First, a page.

The University of Southampton has launched a new semantic web interface, called mSpace, that it says will make searching for information online, and learning about a subject, much easier.
mSPace is a framework that gathers information sources and presents them to the user in a single window. It can potentially be applied to any subject, provided the basic information is available. The researchers say this means users will no longer have to wade through lists of undifferentiated data when researching a subject.
Dr monica schraefel (sic) headed the research project, and put together a demonstration based on a search for information about classical music. She contrasts the semantic web approach with that of Google or iTunes, both of which return long lists of links or tracks.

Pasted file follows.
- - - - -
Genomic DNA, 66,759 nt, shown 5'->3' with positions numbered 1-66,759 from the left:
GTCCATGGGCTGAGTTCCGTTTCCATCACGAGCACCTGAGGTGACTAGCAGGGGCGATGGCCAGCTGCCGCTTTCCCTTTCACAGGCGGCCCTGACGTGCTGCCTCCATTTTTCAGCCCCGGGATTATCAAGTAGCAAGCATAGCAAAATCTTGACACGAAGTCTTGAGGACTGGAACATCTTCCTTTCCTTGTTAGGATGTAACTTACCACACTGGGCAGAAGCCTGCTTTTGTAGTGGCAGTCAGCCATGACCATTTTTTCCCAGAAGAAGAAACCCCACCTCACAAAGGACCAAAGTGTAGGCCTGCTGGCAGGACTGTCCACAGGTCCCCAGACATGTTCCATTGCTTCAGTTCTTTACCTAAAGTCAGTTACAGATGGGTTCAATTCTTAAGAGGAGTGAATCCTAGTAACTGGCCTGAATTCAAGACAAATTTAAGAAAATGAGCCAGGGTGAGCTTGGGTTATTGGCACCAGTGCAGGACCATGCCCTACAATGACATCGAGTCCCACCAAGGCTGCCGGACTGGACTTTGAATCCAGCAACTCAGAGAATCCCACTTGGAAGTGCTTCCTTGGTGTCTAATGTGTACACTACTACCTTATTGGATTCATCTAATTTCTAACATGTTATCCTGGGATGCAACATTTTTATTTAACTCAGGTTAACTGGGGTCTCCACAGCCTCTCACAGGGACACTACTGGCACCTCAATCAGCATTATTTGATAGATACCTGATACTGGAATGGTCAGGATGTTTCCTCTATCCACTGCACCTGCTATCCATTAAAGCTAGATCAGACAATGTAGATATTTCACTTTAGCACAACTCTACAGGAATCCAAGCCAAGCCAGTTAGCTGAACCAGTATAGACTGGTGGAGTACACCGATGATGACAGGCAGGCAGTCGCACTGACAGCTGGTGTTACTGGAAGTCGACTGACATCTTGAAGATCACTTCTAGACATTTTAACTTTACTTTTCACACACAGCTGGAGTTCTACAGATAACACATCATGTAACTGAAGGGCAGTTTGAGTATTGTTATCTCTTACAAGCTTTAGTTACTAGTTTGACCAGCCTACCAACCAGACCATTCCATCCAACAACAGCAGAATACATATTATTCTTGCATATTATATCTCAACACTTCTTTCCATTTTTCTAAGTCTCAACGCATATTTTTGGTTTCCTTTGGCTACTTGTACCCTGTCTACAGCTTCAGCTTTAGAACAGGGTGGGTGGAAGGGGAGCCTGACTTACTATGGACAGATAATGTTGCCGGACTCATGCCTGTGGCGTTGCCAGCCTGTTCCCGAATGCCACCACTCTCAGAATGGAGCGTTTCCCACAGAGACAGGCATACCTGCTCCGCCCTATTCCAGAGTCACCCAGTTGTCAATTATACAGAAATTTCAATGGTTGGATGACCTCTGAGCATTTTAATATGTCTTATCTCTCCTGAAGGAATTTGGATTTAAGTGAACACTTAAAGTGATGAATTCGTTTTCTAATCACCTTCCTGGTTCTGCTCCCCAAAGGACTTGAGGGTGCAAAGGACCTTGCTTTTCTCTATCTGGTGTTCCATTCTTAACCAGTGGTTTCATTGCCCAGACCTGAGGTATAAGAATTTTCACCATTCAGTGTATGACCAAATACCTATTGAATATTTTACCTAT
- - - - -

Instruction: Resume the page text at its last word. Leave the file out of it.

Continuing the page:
This is useful up to a point, schraefel argues, but supposing you don't actually know much about classical music: how much would you learn from these searches? The semantic web interface, meanwhile, brings together audio, text, links, and images about the domain, in this case classical music, in a way that people can explore the subject more fully. Wrapping an mSpace around the data allows the user to preview music, learn about the history of each composer and so on.
The researchers have applied the same framework to film (through IMDB.com) and academic research, and say it can be applied to any subject. They have released the framework to SourceForge so that other developers can take the basic ideas further.